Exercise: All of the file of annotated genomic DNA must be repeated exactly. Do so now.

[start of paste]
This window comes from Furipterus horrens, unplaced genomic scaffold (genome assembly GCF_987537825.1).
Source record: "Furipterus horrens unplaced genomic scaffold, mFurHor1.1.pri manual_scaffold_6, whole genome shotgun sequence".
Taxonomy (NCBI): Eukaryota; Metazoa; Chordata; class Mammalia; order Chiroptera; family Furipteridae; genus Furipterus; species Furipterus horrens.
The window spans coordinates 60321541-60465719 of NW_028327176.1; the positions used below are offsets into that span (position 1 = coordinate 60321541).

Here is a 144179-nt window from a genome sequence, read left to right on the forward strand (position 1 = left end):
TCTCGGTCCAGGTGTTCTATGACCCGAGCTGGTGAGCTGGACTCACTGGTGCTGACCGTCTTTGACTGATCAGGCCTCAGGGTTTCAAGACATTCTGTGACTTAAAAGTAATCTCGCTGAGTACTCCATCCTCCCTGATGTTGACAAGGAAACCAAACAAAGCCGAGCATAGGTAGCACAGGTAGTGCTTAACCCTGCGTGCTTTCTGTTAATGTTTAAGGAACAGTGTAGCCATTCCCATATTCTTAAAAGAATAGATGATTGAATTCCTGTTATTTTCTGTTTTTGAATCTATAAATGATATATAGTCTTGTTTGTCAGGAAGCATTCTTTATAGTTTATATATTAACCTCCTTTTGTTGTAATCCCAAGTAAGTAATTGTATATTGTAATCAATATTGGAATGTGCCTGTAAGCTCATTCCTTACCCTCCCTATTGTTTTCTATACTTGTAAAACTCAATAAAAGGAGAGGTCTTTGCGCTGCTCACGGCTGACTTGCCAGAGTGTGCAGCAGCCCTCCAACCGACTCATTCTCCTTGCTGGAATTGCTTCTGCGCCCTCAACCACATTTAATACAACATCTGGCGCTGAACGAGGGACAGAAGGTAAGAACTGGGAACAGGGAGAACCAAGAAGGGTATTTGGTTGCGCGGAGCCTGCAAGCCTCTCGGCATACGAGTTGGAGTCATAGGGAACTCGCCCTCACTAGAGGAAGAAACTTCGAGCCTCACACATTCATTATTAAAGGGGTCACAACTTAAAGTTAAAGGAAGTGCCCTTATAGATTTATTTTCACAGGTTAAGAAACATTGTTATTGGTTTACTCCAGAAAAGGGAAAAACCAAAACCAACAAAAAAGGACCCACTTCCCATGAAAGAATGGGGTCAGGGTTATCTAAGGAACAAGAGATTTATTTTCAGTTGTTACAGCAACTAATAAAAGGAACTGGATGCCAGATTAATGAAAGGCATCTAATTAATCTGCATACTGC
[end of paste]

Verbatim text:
This window comes from Furipterus horrens, unplaced genomic scaffold (genome assembly GCF_987537825.1).
Source record: "Furipterus horrens unplaced genomic scaffold, mFurHor1.1.pri manual_scaffold_6, whole genome shotgun sequence".
Taxonomy (NCBI): Eukaryota; Metazoa; Chordata; class Mammalia; order Chiroptera; family Furipteridae; genus Furipterus; species Furipterus horrens.
The window spans coordinates 60321541-60465719 of NW_028327176.1; the positions used below are offsets into that span (position 1 = coordinate 60321541).

Here is a 144179-nt window from a genome sequence, read left to right on the forward strand (position 1 = left end):
TCTCGGTCCAGGTGTTCTATGACCCGAGCTGGTGAGCTGGACTCACTGGTGCTGACCGTCTTTGACTGATCAGGCCTCAGGGTTTCAAGACATTCTGTGACTTAAAAGTAATCTCGCTGAGTACTCCATCCTCCCTGATGTTGACAAGGAAACCAAACAAAGCCGAGCATAGGTAGCACAGGTAGTGCTTAACCCTGCGTGCTTTCTGTTAATGTTTAAGGAACAGTGTAGCCATTCCCATATTCTTAAAAGAATAGATGATTGAATTCCTGTTATTTTCTGTTTTTGAATCTATAAATGATATATAGTCTTGTTTGTCAGGAAGCATTCTTTATAGTTTATATATTAACCTCCTTTTGTTGTAATCCCAAGTAAGTAATTGTATATTGTAATCAATATTGGAATGTGCCTGTAAGCTCATTCCTTACCCTCCCTATTGTTTTCTATACTTGTAAAACTCAATAAAAGGAGAGGTCTTTGCGCTGCTCACGGCTGACTTGCCAGAGTGTGCAGCAGCCCTCCAACCGACTCATTCTCCTTGCTGGAATTGCTTCTGCGCCCTCAACCACATTTAATACAACATCTGGCGCTGAACGAGGGACAGAAGGTAAGAACTGGGAACAGGGAGAACCAAGAAGGGTATTTGGTTGCGCGGAGCCTGCAAGCCTCTCGGCATACGAGTTGGAGTCATAGGGAACTCGCCCTCACTAGAGGAAGAAACTTCGAGCCTCACACATTCATTATTAAAGGGGTCACAACTTAAAGTTAAAGGAAGTGCCCTTATAGATTTATTTTCACAGGTTAAGAAACATTGTTATTGGTTTACTCCAGAAAAGGGAAAAACCAAAACCAACAAAAAAGGACCCACTTCCCATGAAAGAATGGGGTCAGGGTTATCTAAGGAACAAGAGATTTATTTTCAGTTGTTACAGCAACTAATAAAAGGAACTGGATGCCAGATTAATGAAAGGCATCTAATTAATCTGCATACTGC